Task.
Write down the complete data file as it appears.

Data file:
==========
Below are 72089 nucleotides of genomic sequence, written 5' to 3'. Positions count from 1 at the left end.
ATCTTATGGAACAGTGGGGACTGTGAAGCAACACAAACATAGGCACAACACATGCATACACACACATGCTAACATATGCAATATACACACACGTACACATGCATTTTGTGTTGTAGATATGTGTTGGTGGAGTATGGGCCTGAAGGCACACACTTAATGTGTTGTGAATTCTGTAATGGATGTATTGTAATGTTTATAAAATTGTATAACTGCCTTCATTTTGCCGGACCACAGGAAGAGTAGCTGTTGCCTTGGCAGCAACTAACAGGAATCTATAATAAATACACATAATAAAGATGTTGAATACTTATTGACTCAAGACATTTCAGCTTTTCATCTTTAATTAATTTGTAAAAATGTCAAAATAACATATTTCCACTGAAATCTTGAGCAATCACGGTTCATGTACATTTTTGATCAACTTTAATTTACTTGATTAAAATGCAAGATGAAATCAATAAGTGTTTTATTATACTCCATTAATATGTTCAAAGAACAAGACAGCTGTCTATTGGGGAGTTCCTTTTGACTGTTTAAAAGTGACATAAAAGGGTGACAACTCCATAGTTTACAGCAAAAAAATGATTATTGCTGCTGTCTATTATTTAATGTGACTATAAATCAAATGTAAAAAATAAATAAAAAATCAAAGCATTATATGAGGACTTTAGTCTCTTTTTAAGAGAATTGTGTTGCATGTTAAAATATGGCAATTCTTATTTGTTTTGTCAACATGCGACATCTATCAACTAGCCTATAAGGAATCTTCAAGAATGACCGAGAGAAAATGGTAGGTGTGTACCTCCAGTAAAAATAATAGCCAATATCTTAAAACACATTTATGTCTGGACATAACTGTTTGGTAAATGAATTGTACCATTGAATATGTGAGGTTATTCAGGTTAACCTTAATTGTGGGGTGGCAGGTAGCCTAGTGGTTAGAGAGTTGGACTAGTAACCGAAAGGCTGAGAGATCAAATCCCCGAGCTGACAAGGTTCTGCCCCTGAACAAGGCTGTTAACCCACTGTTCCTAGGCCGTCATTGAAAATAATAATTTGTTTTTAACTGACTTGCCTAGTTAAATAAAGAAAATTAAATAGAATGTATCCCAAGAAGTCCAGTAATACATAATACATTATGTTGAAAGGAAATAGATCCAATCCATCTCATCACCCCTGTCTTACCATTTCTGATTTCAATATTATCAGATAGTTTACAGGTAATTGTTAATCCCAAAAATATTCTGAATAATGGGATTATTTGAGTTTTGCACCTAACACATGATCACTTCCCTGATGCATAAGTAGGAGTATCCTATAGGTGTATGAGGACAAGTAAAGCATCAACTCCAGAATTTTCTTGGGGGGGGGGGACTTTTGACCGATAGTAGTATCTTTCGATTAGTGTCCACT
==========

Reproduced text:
Below are 72089 nucleotides of genomic sequence, written 5' to 3'. Positions count from 1 at the left end.
ATCTTATGGAACAGTGGGGACTGTGAAGCAACACAAACATAGGCACAACACATGCATACACACACATGCTAACATATGCAATATACACACACGTACACATGCATTTTGTGTTGTAGATATGTGTTGGTGGAGTATGGGCCTGAAGGCACACACTTAATGTGTTGTGAATTCTGTAATGGATGTATTGTAATGTTTATAAAATTGTATAACTGCCTTCATTTTGCCGGACCACAGGAAGAGTAGCTGTTGCCTTGGCAGCAACTAACAGGAATCTATAATAAATACACATAATAAAGATGTTGAATACTTATTGACTCAAGACATTTCAGCTTTTCATCTTTAATTAATTTGTAAAAATGTCAAAATAACATATTTCCACTGAAATCTTGAGCAATCACGGTTCATGTACATTTTTGATCAACTTTAATTTACTTGATTAAAATGCAAGATGAAATCAATAAGTGTTTTATTATACTCCATTAATATGTTCAAAGAACAAGACAGCTGTCTATTGGGGAGTTCCTTTTGACTGTTTAAAAGTGACATAAAAGGGTGACAACTCCATAGTTTACAGCAAAAAAATGATTATTGCTGCTGTCTATTATTTAATGTGACTATAAATCAAATGTAAAAAATAAATAAAAAATCAAAGCATTATATGAGGACTTTAGTCTCTTTTTAAGAGAATTGTGTTGCATGTTAAAATATGGCAATTCTTATTTGTTTTGTCAACATGCGACATCTATCAACTAGCCTATAAGGAATCTTCAAGAATGACCGAGAGAAAATGGTAGGTGTGTACCTCCAGTAAAAATAATAGCCAATATCTTAAAACACATTTATGTCTGGACATAACTGTTTGGTAAATGAATTGTACCATTGAATATGTGAGGTTATTCAGGTTAACCTTAATTGTGGGGTGGCAGGTAGCCTAGTGGTTAGAGAGTTGGACTAGTAACCGAAAGGCTGAGAGATCAAATCCCCGAGCTGACAAGGTTCTGCCCCTGAACAAGGCTGTTAACCCACTGTTCCTAGGCCGTCATTGAAAATAATAATTTGTTTTTAACTGACTTGCCTAGTTAAATAAAGAAAATTAAATAGAATGTATCCCAAGAAGTCCAGTAATACATAATACATTATGTTGAAAGGAAATAGATCCAATCCATCTCATCACCCCTGTCTTACCATTTCTGATTTCAATATTATCAGATAGTTTACAGGTAATTGTTAATCCCAAAAATATTCTGAATAATGGGATTATTTGAGTTTTGCACCTAACACATGATCACTTCCCTGATGCATAAGTAGGAGTATCCTATAGGTGTATGAGGACAAGTAAAGCATCAACTCCAGAATTTTCTTGGGGGGGGGGGACTTTTGACCGATAGTAGTATCTTTCGATTAGTGTCCACT